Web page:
A quick pop in to share something sweet for the Globe and Mail; a marshmallow cookie for the holidays. There’s a buttery, wheaten cookie as base, then a fluff of rosewater marshmallow atop, and a coating of strawberry over all. With their sprinkles and freeze-dried raspberry dust adornment, they simply make me smile.
I’ve been trying to figure out the best way to include my work at the Globe and Mail. So, going forward, I’ll post a photo each time the story publishes, rather than these roundups. But, to catch up, here’s the last little while.
Over in the Events section, I’ll be adding some of those upcoming happenings that might be of interest. Hopefully having everything in one place will be of use. Stay tuned for those later today.
Hooray for the weekend.
These puddings are my attempt to redeem the combination of coffee and pumpkin, and I do believe them successful. More pudding cup than elegant custard, they are light, with an ebullient touch of spice to keep things interesting.
When my grandfather passed, my mum and I travelled to India to attend one of the ceremonies to mark the occasion. In the evening, we gathered with his friends and our family at a nearby restaurant for a reception. It was there that I first tried Dal Makhani, an extravagant bowl of lentils, ghee, and cream, potently spiced. When we returned to Canada, mum asked my great-uncle for the recipe, as she knew he had it somewhere. It was a favourite of his, and of his brother, my grandfather. I wrote this article with grandpa in mind, but on the day it was published in print, that dear uncle joined my grandfather. So, it’s now a tribute to him as well.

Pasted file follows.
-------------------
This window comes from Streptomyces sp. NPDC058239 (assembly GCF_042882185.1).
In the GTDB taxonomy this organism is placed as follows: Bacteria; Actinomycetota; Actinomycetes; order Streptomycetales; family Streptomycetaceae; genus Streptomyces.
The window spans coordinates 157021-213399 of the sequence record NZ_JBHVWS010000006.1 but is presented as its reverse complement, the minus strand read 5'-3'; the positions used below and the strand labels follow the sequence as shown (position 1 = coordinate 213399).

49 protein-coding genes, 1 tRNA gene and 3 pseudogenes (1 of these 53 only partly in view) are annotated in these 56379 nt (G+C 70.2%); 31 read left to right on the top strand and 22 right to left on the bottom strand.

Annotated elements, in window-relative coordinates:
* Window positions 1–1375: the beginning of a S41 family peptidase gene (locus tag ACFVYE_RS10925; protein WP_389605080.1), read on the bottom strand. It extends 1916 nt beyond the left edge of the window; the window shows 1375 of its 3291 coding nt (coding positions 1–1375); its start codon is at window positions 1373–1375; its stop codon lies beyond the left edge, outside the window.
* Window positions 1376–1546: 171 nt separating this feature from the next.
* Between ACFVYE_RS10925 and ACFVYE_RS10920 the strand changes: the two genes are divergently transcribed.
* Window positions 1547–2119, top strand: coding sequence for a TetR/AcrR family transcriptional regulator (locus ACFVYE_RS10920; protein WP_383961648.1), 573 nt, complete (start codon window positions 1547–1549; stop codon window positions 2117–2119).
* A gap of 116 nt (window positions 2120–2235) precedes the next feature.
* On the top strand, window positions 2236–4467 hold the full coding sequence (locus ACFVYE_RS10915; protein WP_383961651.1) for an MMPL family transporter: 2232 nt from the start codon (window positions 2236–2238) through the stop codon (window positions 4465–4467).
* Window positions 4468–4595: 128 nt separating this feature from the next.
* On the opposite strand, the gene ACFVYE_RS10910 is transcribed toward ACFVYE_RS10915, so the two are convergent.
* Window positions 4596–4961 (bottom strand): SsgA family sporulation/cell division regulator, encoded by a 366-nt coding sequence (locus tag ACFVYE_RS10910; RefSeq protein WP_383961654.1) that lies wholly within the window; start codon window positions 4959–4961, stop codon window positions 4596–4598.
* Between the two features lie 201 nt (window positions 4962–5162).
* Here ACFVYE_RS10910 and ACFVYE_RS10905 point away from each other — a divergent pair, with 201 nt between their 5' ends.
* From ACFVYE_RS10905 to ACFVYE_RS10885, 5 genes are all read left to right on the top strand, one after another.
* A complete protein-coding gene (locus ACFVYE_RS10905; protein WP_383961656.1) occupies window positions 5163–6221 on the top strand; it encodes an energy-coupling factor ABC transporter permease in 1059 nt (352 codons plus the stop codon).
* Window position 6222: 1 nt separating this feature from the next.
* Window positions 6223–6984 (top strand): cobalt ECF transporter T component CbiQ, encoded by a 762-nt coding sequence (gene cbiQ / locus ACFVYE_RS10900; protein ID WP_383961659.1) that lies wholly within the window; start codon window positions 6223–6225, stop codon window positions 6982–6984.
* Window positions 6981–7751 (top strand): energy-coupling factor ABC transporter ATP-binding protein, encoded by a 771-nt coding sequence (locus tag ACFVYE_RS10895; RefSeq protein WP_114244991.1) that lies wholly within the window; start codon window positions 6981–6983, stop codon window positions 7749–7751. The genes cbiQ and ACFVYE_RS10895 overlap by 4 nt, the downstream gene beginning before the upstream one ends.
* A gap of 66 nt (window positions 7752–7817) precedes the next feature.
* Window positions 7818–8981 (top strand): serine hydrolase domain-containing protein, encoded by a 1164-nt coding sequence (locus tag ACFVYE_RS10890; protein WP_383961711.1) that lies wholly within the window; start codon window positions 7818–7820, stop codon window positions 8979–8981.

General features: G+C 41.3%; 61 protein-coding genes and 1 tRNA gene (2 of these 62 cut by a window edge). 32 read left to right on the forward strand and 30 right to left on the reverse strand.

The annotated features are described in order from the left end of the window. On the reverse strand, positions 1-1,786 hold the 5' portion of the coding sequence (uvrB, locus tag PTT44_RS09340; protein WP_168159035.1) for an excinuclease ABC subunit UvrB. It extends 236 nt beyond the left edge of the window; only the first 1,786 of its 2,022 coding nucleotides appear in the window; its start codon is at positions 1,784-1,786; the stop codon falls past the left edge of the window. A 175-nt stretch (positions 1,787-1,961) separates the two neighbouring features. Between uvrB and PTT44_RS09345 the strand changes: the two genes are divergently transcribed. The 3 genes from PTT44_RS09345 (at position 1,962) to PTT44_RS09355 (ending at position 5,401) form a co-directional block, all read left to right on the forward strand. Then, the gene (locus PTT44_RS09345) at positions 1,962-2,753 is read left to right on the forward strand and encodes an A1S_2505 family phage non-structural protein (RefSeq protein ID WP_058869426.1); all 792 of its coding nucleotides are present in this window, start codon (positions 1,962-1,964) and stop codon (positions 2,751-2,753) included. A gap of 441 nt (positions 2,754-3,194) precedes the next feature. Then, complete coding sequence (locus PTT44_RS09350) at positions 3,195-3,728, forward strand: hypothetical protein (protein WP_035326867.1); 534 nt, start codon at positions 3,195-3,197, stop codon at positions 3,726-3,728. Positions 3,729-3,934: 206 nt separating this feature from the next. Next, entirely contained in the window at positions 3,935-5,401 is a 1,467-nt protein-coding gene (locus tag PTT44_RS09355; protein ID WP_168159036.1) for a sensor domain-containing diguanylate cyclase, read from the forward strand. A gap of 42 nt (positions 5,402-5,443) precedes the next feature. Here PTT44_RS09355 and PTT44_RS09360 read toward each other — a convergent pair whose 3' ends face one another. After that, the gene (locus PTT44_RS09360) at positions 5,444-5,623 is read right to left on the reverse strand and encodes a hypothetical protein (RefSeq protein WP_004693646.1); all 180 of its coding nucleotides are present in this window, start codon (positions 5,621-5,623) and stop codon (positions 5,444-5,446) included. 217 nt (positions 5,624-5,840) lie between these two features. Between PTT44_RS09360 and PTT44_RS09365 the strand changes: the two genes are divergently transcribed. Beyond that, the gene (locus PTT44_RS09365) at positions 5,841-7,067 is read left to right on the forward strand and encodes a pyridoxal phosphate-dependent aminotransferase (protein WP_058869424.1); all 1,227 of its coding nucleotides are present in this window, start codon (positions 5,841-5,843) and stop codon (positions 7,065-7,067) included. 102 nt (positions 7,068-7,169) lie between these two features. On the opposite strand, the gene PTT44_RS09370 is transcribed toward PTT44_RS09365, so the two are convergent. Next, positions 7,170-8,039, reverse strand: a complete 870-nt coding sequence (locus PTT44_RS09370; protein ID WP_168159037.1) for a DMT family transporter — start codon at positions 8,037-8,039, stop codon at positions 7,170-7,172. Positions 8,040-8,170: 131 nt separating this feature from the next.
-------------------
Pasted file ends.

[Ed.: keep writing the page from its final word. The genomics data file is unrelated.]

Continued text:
This is a cake that’s better after it’s sat on the counter for a day. That sounds a strange endorsement, but I adore how in that time the texture of the cake changes completely; it settles into itself, becoming a comfortingly soft slice for after school or any time.
JoAnne is often the nexus around which various clusters of friends revolve. She seemingly knows everyone, is keen to routinely open her doors to a collection of us around her table. These pies came out of one of such visits. That day, I’d made a puckery cherry version, but going home I was nagged by the idea of stone fruit and almond. Thus, plum hand pies with frangipane were born. Fancied up with some favourite sprinkles and coated pepitas, they were all I wanted, and more.
I missed this space, and wanted to get back to it. As a start, a gallery of sorts, of some of my work from the last while. These were for my column with the Globe and Mail; I am thinking I'll start posting outtakes so there's a head's up for new work.
Be back soon with something just for here. See you then.
We are staring down the last week of school and we are all too ready for the holiday.
The other night, at the end of the longest day, I realized how much I'm looking forward to this season. Not just for the days at the pool, the road trips planned, and ice cream cones promised after dinner. There's also the need to feel the exuberance of it somehow. It's a feeling I've had before. And, it feels good to feel it again, as things seemed slightly offset lately. Like when the printing plates don't line up exactly right so whatever you're reading has a shadow aura hovering slightly to one side. You can see what things are supposed to look like, but can't quite trick your eyes into seeing them right.